After this intense introduction to documenting and sharing for learning, we were ready for the next four days which Edna and I planned to offer her teachers:
- a way to experience the learning, pedagogy and activities they had heard about on Monday
- go through the learning cycle of Watching, Doing and then Teaching
- a dedicated time to learn, reflect and share
We divided the coaching cycle into different sections:
- Planning (as a grade level): What resonated with teachers from Monday’s presentation ? What topic/theme emerged out of Monday’s presentation (“now literacies”, documentation, sharing etc.) that teachers would like to observe me model in one of their classrooms?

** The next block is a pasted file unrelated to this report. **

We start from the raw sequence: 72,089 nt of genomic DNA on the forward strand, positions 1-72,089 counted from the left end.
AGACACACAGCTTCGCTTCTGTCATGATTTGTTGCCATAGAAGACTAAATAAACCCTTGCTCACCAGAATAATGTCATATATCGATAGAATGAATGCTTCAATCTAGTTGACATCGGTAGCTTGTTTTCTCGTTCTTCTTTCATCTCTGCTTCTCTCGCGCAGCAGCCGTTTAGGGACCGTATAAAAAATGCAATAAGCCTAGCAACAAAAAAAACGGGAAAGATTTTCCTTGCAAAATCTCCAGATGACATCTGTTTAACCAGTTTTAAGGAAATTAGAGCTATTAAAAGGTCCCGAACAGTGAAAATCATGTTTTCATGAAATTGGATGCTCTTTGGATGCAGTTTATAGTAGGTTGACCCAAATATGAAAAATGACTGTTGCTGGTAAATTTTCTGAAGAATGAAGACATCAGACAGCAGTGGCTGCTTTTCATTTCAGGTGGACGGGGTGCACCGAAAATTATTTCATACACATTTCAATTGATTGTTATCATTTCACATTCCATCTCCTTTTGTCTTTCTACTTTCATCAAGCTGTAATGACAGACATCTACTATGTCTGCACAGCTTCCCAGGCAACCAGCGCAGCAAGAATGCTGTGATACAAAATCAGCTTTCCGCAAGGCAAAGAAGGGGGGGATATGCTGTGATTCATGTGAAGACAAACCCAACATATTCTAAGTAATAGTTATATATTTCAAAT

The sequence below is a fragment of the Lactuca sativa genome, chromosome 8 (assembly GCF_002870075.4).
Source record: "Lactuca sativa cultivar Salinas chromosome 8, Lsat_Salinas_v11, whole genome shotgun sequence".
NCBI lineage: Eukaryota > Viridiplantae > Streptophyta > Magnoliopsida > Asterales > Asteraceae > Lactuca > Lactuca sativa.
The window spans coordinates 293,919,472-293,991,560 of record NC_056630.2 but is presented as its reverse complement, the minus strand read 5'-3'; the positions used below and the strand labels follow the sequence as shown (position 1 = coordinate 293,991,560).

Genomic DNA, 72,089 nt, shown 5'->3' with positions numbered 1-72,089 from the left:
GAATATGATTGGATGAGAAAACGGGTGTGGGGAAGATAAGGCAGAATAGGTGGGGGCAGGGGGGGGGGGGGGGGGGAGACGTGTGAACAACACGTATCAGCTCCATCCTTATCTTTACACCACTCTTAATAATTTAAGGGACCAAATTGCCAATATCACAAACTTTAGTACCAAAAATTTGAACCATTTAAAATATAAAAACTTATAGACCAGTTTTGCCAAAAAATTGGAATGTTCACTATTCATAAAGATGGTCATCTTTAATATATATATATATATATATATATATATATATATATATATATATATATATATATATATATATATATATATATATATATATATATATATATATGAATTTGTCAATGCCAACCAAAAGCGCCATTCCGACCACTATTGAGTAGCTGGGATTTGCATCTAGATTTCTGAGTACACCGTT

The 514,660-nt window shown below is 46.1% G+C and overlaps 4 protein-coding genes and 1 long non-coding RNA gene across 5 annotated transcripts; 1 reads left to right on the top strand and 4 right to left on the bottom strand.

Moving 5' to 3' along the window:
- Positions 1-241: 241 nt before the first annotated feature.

- Modeling / Observation: Teachers were charged to document the lesson, student learning and to be prepared to reflect and share as a group in a blog post to the school’s teaching and learning blog. These model sessions in the classroom were not planned, but connected to a lesson, inquiry, big idea or essential questions the class was or have been working on.
The following model lessons emerged (which I will be documenting and sharing in follow up posts). See hyperlinks to already published posts:
- Sketchnoting & Backchanneling with Year 5 & Year 6
- Backchanneling with Silvia Tolisano and Year 5 (by Michelle M)
- Backchanneling in the Jewish Studies Classroom with Year 5 (Guest Post by Edna Sackson)
- Tweeting as a Classroom with Year 4
- KWHLAQ as a way of documenting that turned into Tweeting as a Classroom lesson with Year 5
- Tweeting in order to build a Learning Network and Connect Around the World with Year 5
- Copyright & Backchanneling in the Music Classroom